While tracking down something else, I came across an interesting article in the Journal of Industrial Teacher Education, Vol. 40, no.3, and it is on-line at Virginia Polytech. It is on â€œinformal learningâ€? and wasnâ€™t exactly what I expected to find. The study involved analyzing the advice experienced teachers would give first year teachers--i.e., what they had more or less learned from experience, not training.
The simulation work exercise asked participants to imagine that they have won the lottery and are leaving their current position. They have decided to write a memo to their successor containing their best piece of advice on how to survive in the job: what they know now that they wish someone had told them as they began their work in this position. Subjects worked individually and then in a group to place the advice into categories: instrumental, emotional, and political.
Because of the statistical tables and the literature review, this article is a cut above the â€œhow I did it goodâ€? articles that we all find so helpful, but which journals donâ€™t want to publish. Although written about and for trade and industrial education teachers, I think it would be useful for anyone in teaching, and in education in general. The political advice in the article is standard, but priceless for a first year person in any field, including librarianship. I wish Iâ€™d had something similar years ago in the library field--and perhaps there is something out there about informal learning and librarians. I havenâ€™t searched the LIS literature on this topic.
Studies show that FCAT scores up at schools with good libraries.
Good media centers mean better scores on the FCAT, according to a recent study. And yet media specialists are often overworked and inadequately compensated. With either claim, is this really the case? Read the full story and come to your own conclusions. Share them with all of us!
Librarians have long believed they provide more to their youngest patrons than a good time and an engaging story. Now they have more data to prove it.
A study of two dozen library literacy efforts released yesterday at the Public Library Association's conference in Seattle concluded that such programs motivate parents to spend more time reading to babies and preschoolers and helping them learn about letters, words and books.
At their recent meeting in Boston, the American Dialect Society named "metrosexual" "manscaping" and "flexitarian" as the newest words in the American lexicon. Story from the Seattle Times
According to the article, gay culture had a prominent impact on our verbiage last year. TV's "Queer Eye for the Straight Guy" spawned "zhuzh," which means to fluff up or primp. Hip-hop brought us the suffix "izzle" as in "televizzle" and "wait a minizzle." "Bling bling," as in flashy jewelry, has been clipped to "bling." Note to spell-checkers everywhere: better add these words to your lexicon!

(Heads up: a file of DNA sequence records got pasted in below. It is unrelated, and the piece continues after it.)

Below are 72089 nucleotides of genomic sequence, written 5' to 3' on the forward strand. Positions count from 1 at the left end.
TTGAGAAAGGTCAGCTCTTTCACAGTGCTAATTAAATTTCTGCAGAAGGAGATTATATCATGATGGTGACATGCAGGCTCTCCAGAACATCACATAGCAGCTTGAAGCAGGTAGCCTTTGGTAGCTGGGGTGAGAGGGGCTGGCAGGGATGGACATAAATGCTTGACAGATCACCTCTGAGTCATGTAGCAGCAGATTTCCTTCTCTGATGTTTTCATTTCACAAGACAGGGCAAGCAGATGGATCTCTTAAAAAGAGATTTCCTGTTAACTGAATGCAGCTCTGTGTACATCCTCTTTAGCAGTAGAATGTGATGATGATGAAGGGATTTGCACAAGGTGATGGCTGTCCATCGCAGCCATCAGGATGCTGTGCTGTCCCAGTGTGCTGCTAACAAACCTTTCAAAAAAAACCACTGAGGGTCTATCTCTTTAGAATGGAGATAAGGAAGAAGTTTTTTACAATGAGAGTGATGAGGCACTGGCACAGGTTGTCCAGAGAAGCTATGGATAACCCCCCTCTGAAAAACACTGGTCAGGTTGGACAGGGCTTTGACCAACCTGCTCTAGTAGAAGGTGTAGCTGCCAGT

From BBC news comes responses to a poll showing Britons knowlege and/or ignorance of popular culture and classic literature, including Wordsworth and Shakespeare. When asked to complete the line "Friends, Romans, countrymen, lend me your..." from Shakespeare's Julius Caesar, some people said swords or money rather than ears, but 71% knew that "the power of the dark side" was spoken by Darth Vader.
The ResourceShelf Dude, Gary D. Price, sent along an Interesting One out of Australia where Labor leader Mark Latham has promised every new-born child in Australia three free books in a $35 million pledge to improve childhood learning.
More parenting classes, adult-literacy education and screening for hearing and sight problems for all children at birth would also feature under a Labor federal government, he told the ALP national conference yesterday.
"This is a program that looks to the future, and invests in the future of young Australians," Mr Latham said.
This story from the Canada.com network reports on father-son book clubs and mentoring/intervention projects that bring average Joes into the classroom to read aloud and lead discussions. Assessment of boys who have participated in these programs indicate that male reading mentors can be an important factor in closing the growing literacy gap between boys and girls. Heather Richmond, a literacy expert at St. Thomas University in New Brunswick, says that boys need men to confirm the "guy rules of engagement" with a book.
Steve Fesenmaier writes "Dena Lanier hands out amNew York, a free condensed daily newspaper that made its debut on Friday. New York is the latest market where publishers are trying out a product that is intended to attract readers aged 21 to 34.
They say target audience is readers aged 21 to 34 - a generation that spends far less time reading newspapers than its parents do.
The challenge of reaching that elusive group was evident in the effort Mr. Johnson was making: he had to meet the gaze of perhaps 20 passers-by before he successfully pressed the paper into the hands of one of them, and many of those hands appeared far older than his employer might have liked.
Mock Turtle writes "With Adult Learners Week 2003, Jamaica seeks to draw attention to the nation's 20.1 percent illiteracy rate, highlighting the fact that many adults who cannot read are too embarrassed to attend literacy classes. Adult Learners Week, a project of the Jamaican Council for Adult Education (JaCAE), features a variety of events to promote the view that provision of learning opportunities should be a matter of public policy. Read more about it at The Jamaica Observer."